If I had still been a student, without the extensive education and personal analysis that is required to become comfortable with turbulent emotional states, this patient’s feelings about me would have aroused a subjective countertransference resistance. How could I have survived his relentless attacks? I would have happily referred him out. Whenever we cannot hold the space for a patient’s virulent rage, hopelessness, despair or disappointment, it is a good idea to refer that patient to someone else until we have analyzed our relationship to those affective states sufficiently to work with them with ease, to invite the patient to continue revealing themselves as much a possible.
Learning to listen to your own feelings is difficult if you stumble across some that you are particularly allergic to. For some, it is inadequacy, for others, being left, still others don’t like anger, and to some degree we are all hard-wired to want to escape all of the above. One of the most rewarding aspects of training to become a psychoanalysis is gaining mastery over your most unwanted feelings, which makes it possible to discern choices instead of getting overwhelmed in light of them.
Generally speaking, in the beginning stages of training, most of your countertransference responses will be subjective, that is, to do with you. Like riding a bike, you will feel scared, fascinated, tense, exhilarated at first, and those feelings will be on the front burners, probably, of all your observations. As a student, I was afraid for a long time that my patients would discover me for the ingénue that I was, and leave. Sometimes, it was hard to hear much beyond the clamor of my own insecurity.
Once you have gained adeptness and familiarity with your countertransference, however, your own subjective feelings fade into the background more, and it becomes progressively easier to ascertain what the person in the room with you is feeling, until you can more and most easily slip into their consciousness and experience their tension levels through your own psyche.
Once you know yourself really well, you won’t experience a hump of dread, anxiety, confusion or insecurity that can get in the way of hearing the patient. Then, you can really be with the patient, no matter where they are at.
Clinical methodology, how we intervene with patients, is something we often learn either on the page, or better yet, in supervision.
I highly recommend beginning students to work with a few supervisors, to learn their style. I had one supervisor who had a magnificent ability to deal with negative transferences. She was strong but gentle, and used to say “use a fist of iron, with the voice of an angel.” She was on my shoulder, like an angel, during this session.
Supervision is another form of analysis, and what I learned first in supervision was that I did not want to do anything my supervisors recommended! Worse, I did not want to learn anything from them. It actually took me a very long time to understand this about myself. New levels of resistance to teamwork continued to unfold the more I got analyzed. We are very fortunate that our supervisors work with our own resistances as student analysts. Ultimately, it makes it possible for us to learn from them.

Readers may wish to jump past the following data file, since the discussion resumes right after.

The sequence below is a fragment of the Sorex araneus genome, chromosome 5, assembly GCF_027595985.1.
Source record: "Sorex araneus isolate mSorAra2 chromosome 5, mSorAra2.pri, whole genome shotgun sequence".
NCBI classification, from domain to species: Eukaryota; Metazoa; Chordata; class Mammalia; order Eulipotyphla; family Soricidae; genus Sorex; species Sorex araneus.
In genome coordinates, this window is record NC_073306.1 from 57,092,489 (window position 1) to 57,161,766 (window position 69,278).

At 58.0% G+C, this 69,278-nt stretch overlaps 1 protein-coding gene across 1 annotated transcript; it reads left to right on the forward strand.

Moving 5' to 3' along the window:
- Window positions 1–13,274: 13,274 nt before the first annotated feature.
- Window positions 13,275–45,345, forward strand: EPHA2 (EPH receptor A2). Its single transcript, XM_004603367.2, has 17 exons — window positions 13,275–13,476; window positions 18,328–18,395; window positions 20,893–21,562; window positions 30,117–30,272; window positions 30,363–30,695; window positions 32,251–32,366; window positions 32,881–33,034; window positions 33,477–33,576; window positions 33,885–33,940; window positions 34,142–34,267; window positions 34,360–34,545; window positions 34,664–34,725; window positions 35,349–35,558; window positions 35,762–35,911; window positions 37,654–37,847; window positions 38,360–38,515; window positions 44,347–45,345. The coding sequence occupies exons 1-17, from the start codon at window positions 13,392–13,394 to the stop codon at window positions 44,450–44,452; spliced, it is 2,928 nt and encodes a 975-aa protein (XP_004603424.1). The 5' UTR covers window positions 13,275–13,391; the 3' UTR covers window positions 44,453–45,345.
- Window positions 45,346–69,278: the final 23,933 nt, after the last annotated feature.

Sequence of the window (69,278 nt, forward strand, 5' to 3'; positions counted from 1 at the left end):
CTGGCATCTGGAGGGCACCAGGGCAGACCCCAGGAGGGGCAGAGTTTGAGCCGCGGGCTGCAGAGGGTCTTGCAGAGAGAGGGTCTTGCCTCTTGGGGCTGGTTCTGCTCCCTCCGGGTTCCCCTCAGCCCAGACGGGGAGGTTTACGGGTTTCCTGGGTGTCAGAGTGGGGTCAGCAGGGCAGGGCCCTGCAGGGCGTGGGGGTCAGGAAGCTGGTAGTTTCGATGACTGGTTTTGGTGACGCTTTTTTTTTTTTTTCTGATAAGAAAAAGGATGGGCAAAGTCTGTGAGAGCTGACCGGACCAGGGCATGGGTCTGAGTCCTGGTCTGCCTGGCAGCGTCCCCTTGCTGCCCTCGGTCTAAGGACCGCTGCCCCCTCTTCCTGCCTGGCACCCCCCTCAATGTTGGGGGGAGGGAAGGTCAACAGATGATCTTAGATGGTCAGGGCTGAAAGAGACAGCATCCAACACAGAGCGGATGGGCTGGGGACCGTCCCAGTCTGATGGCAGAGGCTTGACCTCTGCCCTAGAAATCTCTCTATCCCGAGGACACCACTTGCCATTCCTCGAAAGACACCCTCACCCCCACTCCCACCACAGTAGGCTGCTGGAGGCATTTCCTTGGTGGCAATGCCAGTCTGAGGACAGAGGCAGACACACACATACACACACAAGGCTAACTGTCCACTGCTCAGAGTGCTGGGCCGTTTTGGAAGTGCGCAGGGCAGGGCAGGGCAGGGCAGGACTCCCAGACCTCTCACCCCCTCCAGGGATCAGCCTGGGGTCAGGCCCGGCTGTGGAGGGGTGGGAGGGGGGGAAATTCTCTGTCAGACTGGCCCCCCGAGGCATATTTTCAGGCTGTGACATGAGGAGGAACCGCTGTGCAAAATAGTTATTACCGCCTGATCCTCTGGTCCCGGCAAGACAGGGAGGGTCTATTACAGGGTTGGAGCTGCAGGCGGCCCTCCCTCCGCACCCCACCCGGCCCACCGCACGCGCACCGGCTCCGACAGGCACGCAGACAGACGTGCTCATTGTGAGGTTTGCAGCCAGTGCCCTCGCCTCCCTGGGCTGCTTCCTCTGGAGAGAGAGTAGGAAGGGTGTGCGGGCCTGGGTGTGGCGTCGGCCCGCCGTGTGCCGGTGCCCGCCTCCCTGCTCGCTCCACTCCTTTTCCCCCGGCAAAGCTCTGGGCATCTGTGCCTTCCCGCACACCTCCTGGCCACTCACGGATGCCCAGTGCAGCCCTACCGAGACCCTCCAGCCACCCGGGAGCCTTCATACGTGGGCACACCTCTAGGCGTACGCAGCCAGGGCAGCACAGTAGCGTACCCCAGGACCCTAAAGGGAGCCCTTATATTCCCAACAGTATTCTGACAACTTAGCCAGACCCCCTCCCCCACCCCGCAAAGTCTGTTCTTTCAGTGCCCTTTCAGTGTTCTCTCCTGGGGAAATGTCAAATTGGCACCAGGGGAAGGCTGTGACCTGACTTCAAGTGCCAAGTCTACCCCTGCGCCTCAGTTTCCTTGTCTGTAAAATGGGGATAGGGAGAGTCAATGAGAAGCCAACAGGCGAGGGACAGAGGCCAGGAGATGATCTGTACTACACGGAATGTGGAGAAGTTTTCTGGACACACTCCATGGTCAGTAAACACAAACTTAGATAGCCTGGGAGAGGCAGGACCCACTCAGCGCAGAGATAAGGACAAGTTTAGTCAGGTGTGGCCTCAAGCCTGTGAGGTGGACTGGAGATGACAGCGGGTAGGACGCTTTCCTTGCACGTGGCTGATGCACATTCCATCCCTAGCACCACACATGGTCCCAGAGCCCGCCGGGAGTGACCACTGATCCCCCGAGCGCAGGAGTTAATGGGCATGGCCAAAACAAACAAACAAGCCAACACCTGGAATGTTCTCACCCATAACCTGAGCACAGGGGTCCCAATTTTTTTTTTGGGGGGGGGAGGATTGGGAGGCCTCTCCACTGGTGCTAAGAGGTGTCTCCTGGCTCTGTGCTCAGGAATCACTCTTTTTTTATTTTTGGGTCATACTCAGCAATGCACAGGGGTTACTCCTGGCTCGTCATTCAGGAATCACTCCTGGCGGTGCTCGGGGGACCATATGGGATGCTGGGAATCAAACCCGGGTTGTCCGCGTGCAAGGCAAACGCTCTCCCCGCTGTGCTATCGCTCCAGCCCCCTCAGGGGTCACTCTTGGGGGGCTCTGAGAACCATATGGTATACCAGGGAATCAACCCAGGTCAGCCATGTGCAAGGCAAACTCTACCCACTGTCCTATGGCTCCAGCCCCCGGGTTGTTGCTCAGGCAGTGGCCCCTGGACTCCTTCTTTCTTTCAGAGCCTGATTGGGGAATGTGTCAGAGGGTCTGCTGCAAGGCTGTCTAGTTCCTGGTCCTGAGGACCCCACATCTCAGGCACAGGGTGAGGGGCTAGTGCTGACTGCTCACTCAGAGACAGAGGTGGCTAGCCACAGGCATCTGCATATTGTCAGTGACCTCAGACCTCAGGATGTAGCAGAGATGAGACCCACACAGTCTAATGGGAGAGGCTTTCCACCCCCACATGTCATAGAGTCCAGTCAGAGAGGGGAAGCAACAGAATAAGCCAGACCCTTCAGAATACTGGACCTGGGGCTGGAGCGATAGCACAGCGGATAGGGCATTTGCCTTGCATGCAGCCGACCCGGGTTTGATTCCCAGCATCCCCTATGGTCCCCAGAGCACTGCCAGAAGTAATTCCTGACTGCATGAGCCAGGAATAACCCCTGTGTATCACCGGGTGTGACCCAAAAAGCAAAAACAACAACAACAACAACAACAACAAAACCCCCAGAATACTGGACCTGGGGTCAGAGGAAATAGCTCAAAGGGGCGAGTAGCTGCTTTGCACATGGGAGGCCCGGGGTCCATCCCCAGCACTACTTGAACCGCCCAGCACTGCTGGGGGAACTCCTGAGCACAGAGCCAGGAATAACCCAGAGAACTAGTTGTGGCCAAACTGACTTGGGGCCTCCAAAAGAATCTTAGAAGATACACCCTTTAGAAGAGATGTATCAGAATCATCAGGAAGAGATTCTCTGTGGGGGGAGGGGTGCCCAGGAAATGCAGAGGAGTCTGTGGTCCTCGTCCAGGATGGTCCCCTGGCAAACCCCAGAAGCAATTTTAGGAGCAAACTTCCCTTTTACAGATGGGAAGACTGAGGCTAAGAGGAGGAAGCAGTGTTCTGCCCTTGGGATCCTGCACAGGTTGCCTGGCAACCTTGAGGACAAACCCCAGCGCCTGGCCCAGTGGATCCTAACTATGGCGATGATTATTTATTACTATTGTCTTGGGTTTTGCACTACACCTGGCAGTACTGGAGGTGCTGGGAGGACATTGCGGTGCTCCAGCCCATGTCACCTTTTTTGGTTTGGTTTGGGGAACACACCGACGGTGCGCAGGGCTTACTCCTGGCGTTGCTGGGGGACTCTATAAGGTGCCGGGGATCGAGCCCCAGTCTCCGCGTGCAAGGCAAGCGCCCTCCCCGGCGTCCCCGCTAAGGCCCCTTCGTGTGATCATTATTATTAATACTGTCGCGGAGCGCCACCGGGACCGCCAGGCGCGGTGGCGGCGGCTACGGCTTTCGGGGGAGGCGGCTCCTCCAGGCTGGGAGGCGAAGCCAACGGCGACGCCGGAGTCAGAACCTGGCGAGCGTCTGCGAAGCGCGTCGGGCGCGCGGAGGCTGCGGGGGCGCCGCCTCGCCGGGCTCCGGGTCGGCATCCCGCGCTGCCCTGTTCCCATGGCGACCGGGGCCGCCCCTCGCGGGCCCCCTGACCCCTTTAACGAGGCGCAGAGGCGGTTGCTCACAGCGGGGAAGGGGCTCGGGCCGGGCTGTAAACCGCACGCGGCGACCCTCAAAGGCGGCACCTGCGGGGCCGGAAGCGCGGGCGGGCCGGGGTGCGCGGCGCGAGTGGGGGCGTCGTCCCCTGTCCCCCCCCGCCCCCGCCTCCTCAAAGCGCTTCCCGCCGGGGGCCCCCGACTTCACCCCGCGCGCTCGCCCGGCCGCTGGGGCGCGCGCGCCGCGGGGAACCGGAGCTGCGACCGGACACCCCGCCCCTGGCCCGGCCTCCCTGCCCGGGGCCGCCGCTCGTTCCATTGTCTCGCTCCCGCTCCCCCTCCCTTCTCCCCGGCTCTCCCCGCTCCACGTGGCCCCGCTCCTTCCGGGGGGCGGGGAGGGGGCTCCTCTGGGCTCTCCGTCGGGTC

Just as proficiency sight-reading music or driving a car develops naturally, so that you are no longer even conscious of your efforts, so too, I believe, do our supervisor’s distinct styles become integrated into our own repertoire. Some of my supervisors’ ways of working have become so deeply ingrained and internalized that sometimes I feel as though I channel them.
LISTENING FOR “THE CONTACT”
Hearing the patient, at first, means knowing what questions to ask. Later, it becomes much more nuanced and intuitive as you allow your own personality to shine through when you become less afraid of your own subjectivity.
Following the patient’s contact, in later stages of treatment, gains depth and breadth. You listen for what feelings are in a weighty pause. You “listen” to the movement of a foot, or awkward movement.
The more you learn to follow the patient where they are without reservation or inhibition, the easier it becomes to modulate your approach to suit what the patient needs to keep talking. That is what “following the contact” of the patient means to me now: knowing what the patient needs to keep talking.
PUTTING IT ALL TOGETHER
Listening well actually requires a psychoanalyst to be on five different levels simultaneously. In the case of my depressed patient, I was listening to him, to my countertransference, to what I knew about his character, to theories about what helps with depression and to my supervisor inside my head. It was exhilarating to recognize how much I could listen to and use, at once.
This past week, a woman suffering from the sudden onset of terrible panic attacks came into my office. She thought that if she could only understand why this horrible thing was happening to her, it might go away. Could I understand it and explain it to her? Of course, I had no idea why this woman was suffering! Or who she really was. I felt only her deep frustration, watching her take a long drink from her bottle of water after I had to tell her that the panic attacks were something we would have to understand together, that was happening unconsciously.
The process of learning how to listen, with all of its discomfort, begins anew with each case. With each new patient, we have to tolerate not-knowing, and be willing to tolerate the feelings that the patient has not learned to discern or articulate.
I search for a question to keep the panic-stricken woman talking. One that will not be too painful or too deep but at the same time, not too removed from what she is talking about. I find a neutral question, not too ego-oriented but not too off-topic either: “do your family understand what’s happening right now?” and she begins to talk. I sit back and listen, a student once again, observing, taking in her panic, waiting for the next resistance and the gradual unfolding of her despair.